Oil Spill: Should You Cancel Your Florida Vacation?

Thanks to man and nature, this has been a messy and even dangerous year for tourists and air travelers in general. The problems: ash, oil, and drug-related violence.

Oh, and did I mention that the hurricane season, which officially began Tuesday, could be a bad one? Some are calling it, a potential "Katrina year."

But we can't blame nature for everything. In March, the U.S. State Department issued a travel warning on Mexico because of violent crime by drug cartels in the country's border regions. Later, the Caribbean nation of Jamaica would get its own travel alert for dangerous disturbances in Kingston.

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However, nature got in a few more swings in April, as an Icelandic volcano rained ash down over Europe to such an extent that it shut down an entire continent's airspace and stranded thousands of travelers around the globe.

A few days later, the doings of humans were back in the news with an explosion on a BP oil rig about 50 miles south of Louisiana in the Gulf of Mexico. Few paid attention at the time. That would change.

As oil began leaking from the rig, and spreading, fishermen began fearing for their future, and the operators of tourist businesses from Louisiana, Mississippi, Alabama and Florida began wondering how they'd fill their beach hotels -- or entice anyone there at all.

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How bad is it? Journalists here at ABC say it's shaping up to become the "worst oil spill ever" in U.S. history, and I can show you proof in airline ticket prices: Everywhere else in the nation, airfares are rising on average about 20 percent above last year, but tickets to New Orleans are down 20 percent and we're seeing more downward trending in the Biloxi/Gulfport area.

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Cheaper airfare illustrates how one person's bad luck is often another person's boon, and here are a couple of other things you might want to file away under good things about the Florida Panhandle beaches, despite the spill:

So far, there's no oil on the beaches.

Frommer's named Florida's Panhandle beaches one of its top destinations for 2010.

Southwest launched flights to Panama City last week (and over the weekend, I saw a sample roundtrip fare from Indianapolis for less than $250).

Unfortunately, a lot of people don't seem to care about this "good" news. According to a recent survey from the Auto Club South, about four in 10 travelers said the spill would influence their future plans to visit Florida's Gulf Coast -- and not in a good way.

But tourism officials and business people in the region are not giving up: They've launched aggressive advertising campaigns (including one in Florida funded by $25 million from BP, which you might say is the least they could do).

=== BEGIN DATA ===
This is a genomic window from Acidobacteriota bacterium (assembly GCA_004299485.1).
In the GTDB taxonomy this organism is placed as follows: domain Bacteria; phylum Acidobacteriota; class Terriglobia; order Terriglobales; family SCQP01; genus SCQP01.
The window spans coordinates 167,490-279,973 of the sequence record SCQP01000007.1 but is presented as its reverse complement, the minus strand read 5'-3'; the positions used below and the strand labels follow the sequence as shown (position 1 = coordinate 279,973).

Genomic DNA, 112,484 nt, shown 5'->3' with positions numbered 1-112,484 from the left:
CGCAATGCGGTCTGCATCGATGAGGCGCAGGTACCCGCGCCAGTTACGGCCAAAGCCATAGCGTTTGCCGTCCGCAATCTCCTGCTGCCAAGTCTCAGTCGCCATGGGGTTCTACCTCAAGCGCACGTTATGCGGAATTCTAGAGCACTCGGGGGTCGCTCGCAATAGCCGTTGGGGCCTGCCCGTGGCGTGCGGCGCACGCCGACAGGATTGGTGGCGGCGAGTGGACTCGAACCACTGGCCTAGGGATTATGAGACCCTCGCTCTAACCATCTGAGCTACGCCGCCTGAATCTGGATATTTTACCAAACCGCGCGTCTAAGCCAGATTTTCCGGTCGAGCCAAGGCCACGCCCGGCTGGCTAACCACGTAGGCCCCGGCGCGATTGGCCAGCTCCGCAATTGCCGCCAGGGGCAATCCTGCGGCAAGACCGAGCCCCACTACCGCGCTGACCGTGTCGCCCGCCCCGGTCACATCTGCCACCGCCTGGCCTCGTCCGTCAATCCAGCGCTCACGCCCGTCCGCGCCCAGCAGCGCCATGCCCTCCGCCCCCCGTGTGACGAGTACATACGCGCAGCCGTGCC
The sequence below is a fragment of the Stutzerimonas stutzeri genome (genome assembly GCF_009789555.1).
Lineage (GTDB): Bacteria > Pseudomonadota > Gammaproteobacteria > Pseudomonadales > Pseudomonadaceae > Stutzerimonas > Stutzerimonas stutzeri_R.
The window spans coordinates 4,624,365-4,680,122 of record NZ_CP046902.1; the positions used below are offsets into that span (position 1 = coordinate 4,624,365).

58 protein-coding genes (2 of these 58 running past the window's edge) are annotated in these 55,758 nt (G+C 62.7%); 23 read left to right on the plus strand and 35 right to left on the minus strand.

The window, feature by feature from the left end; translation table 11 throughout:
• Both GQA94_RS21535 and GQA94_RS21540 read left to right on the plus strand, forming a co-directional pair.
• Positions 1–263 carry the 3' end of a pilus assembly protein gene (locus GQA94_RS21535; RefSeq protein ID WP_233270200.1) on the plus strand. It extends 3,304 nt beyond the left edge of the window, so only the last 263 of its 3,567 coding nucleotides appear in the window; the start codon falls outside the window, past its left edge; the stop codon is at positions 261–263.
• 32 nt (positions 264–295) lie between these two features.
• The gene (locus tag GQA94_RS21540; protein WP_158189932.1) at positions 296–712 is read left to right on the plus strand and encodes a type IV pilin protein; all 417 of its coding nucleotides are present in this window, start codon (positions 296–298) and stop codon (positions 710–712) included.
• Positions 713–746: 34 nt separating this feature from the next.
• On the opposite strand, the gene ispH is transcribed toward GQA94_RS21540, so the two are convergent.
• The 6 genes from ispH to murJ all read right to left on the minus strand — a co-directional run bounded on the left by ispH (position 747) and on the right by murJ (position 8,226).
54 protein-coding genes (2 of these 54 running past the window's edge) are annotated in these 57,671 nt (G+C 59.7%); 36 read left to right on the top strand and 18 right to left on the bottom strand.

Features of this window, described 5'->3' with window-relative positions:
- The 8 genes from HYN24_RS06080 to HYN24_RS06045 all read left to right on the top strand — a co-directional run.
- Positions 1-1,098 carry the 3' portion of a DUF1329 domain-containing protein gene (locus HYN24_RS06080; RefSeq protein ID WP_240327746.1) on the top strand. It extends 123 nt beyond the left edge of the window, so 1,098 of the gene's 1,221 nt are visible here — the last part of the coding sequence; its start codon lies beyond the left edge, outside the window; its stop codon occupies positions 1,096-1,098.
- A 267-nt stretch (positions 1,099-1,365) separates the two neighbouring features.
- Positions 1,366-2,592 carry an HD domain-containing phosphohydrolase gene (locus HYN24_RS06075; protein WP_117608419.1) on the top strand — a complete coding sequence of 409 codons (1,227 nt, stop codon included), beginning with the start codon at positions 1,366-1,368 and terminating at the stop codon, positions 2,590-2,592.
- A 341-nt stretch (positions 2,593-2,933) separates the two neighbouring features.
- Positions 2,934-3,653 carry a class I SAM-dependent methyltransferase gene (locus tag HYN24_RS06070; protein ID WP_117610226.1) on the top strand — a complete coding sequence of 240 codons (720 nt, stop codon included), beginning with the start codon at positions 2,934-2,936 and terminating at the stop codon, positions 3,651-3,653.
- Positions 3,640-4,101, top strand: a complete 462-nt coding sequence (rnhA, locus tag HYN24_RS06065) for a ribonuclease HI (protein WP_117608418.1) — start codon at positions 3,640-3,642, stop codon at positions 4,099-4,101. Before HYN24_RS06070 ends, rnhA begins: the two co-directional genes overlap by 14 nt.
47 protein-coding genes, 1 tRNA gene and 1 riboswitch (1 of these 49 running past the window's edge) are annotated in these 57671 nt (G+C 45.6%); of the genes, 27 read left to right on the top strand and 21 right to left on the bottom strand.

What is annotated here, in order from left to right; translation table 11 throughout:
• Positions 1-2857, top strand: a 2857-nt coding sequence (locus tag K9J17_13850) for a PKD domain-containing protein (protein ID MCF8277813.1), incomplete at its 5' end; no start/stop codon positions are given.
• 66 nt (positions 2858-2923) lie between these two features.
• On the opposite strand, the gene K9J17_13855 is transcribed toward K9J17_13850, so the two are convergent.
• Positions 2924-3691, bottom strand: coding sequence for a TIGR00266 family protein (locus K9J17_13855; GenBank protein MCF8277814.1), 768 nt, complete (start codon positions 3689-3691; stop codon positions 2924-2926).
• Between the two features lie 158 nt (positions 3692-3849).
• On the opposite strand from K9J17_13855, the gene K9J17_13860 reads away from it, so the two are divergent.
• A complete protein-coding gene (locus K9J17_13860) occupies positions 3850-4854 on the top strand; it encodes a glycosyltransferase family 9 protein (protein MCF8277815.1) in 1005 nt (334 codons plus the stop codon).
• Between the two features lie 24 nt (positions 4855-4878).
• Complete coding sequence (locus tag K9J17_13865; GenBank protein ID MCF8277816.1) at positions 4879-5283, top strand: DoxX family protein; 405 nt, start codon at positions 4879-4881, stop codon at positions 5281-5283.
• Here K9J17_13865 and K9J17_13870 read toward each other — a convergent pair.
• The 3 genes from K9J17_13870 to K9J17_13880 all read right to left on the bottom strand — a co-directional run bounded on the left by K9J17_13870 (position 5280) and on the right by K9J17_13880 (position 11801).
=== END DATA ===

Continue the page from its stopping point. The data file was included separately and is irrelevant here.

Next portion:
Plus, there are deals to be had, and not just with airfare: Some hotels are giving travelers "a $200 credit if the beaches are closed because of oil" while other businesses are offering everything from free rounds of golf to restaurant vouchers, late room checkout and more.

Should you get insurance? You can try, but it may not cover a disaster of this size, and if it does, thetravel insurance might be way too expensive to be worth it (but if you do look at insurance, read the fine print, ask a million questions, and get everything in writing).

You could choose to vacation elsewhere, though it's not clear if a lot of people are doing that. However, I did notice the folks in Orlando recently touting their improved airport traffic numbers for Memorial Day weekend (though that could have more to do with a slick mouse named Mickey rather than any oil spill).

If I had been planning a visit to the potential spill area, I think I'd call the hotel and explain my concerns and see what they'd be willing to do for me and my family if the worst happened -- like tar balls despoiling those beautiful beaches. Try it; you might be pleasantly surprised.

And look at it this way: That Icelandic volcano has roused itself a time or two since the big spew, and while it's quiet for now, apparently no one can say how long that will last. And yet, people are still flying to Europe.

And some, no doubt, will still fly to the beaches in the path of the oil spill. But then, people still flock to Florida and the Caribbean at the height of hurricane season, right?

This work is the opinion of the columnist and does not reflect the opinion of ABC News.

Rick Seaney is one of the country's leading experts on airfare, giving interviews and analysis to news organizations that include ABC News, The New York Times, the Wall Street Journal, Reuters, the Associated Press and Bloomberg. His website, FareCompare.com, offers consumers free, new-generation software, combined with expert insider tips to find the best airline ticket deals.